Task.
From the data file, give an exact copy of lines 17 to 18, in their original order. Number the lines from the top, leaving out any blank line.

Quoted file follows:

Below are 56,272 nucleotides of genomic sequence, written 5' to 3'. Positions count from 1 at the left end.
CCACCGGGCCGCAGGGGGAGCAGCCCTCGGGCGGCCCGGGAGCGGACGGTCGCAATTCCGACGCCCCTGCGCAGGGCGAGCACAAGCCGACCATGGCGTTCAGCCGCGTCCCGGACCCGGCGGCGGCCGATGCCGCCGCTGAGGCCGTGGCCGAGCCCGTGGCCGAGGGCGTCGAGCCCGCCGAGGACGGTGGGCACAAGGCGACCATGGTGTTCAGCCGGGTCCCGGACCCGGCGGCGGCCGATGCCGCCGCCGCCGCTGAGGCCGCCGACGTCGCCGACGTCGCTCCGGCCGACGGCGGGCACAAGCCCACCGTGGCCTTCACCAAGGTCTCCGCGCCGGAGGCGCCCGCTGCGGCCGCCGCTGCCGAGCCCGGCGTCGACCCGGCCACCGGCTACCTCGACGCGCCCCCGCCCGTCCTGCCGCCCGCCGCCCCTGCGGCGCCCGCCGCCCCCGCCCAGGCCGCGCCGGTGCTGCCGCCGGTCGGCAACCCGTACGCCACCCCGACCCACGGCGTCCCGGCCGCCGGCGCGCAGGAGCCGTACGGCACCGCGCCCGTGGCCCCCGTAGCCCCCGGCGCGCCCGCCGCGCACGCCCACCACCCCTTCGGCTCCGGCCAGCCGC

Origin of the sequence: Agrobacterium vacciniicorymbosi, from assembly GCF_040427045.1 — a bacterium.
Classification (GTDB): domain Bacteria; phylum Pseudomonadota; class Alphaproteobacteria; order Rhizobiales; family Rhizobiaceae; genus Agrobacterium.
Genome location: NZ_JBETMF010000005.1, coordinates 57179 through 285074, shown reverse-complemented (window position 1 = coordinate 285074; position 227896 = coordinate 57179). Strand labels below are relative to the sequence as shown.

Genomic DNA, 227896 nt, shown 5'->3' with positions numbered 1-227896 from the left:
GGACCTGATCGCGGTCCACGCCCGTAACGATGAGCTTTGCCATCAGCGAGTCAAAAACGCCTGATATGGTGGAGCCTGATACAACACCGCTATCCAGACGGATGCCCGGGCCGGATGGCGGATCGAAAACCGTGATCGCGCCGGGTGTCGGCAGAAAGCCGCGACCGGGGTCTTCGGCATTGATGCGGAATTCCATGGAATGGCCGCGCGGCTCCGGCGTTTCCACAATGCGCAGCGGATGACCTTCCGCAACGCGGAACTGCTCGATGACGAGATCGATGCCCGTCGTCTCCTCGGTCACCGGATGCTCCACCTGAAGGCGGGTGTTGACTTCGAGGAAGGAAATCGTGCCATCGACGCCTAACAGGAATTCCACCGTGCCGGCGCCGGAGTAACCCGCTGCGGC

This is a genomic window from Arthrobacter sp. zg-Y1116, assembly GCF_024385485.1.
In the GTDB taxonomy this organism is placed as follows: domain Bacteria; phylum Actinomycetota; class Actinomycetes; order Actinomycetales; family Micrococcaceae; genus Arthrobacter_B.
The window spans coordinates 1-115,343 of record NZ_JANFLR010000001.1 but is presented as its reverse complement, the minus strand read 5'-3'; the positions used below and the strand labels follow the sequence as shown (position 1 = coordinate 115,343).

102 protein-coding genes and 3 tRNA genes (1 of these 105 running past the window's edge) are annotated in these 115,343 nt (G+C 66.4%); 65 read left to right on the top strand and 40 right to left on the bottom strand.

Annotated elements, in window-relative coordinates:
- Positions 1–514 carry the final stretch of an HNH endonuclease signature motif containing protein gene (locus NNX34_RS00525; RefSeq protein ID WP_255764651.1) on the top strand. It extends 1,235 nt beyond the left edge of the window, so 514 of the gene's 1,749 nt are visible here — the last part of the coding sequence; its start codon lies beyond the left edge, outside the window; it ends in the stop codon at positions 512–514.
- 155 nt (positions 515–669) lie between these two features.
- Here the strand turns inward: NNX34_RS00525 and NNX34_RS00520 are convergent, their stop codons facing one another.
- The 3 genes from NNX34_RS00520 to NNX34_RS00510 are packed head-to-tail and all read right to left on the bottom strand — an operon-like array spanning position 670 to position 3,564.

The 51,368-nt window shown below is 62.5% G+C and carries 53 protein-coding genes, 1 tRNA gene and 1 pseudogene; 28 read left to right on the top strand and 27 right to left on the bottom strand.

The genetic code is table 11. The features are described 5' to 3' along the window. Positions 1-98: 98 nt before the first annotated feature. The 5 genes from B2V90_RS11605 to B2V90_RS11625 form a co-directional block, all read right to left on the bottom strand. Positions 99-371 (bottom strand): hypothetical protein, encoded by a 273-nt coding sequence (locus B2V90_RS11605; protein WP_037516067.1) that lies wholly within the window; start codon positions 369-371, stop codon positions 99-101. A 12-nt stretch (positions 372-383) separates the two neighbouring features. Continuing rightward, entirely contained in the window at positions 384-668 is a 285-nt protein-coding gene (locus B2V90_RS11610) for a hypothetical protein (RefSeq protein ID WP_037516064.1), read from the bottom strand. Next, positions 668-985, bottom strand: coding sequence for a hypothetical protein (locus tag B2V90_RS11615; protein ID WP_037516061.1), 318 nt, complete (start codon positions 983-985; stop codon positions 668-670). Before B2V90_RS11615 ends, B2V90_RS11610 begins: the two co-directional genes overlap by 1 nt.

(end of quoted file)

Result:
The 51,368-nt window shown below is 62.5% G+C and carries 53 protein-coding genes, 1 tRNA gene and 1 pseudogene; 28 read left to right on the top strand and 27 right to left on the bottom strand.

The genetic code is table 11. The features are described 5' to 3' along the window. Positions 1-98: 98 nt before the first annotated feature. The 5 genes from B2V90_RS11605 to B2V90_RS11625 form a co-directional block, all read right to left on the bottom strand. Positions 99-371 (bottom strand): hypothetical protein, encoded by a 273-nt coding sequence (locus B2V90_RS11605; protein WP_037516067.1) that lies wholly within the window; start codon positions 369-371, stop codon positions 99-101. A 12-nt stretch (positions 372-383) separates the two neighbouring features. Continuing rightward, entirely contained in the window at positions 384-668 is a 285-nt protein-coding gene (locus B2V90_RS11610) for a hypothetical protein (RefSeq protein ID WP_037516064.1), read from the bottom strand. Next, positions 668-985, bottom strand: coding sequence for a hypothetical protein (locus tag B2V90_RS11615; protein ID WP_037516061.1), 318 nt, complete (start codon positions 983-985; stop codon positions 668-670). Before B2V90_RS11615 ends, B2V90_RS11610 begins: the two co-directional genes overlap by 1 nt.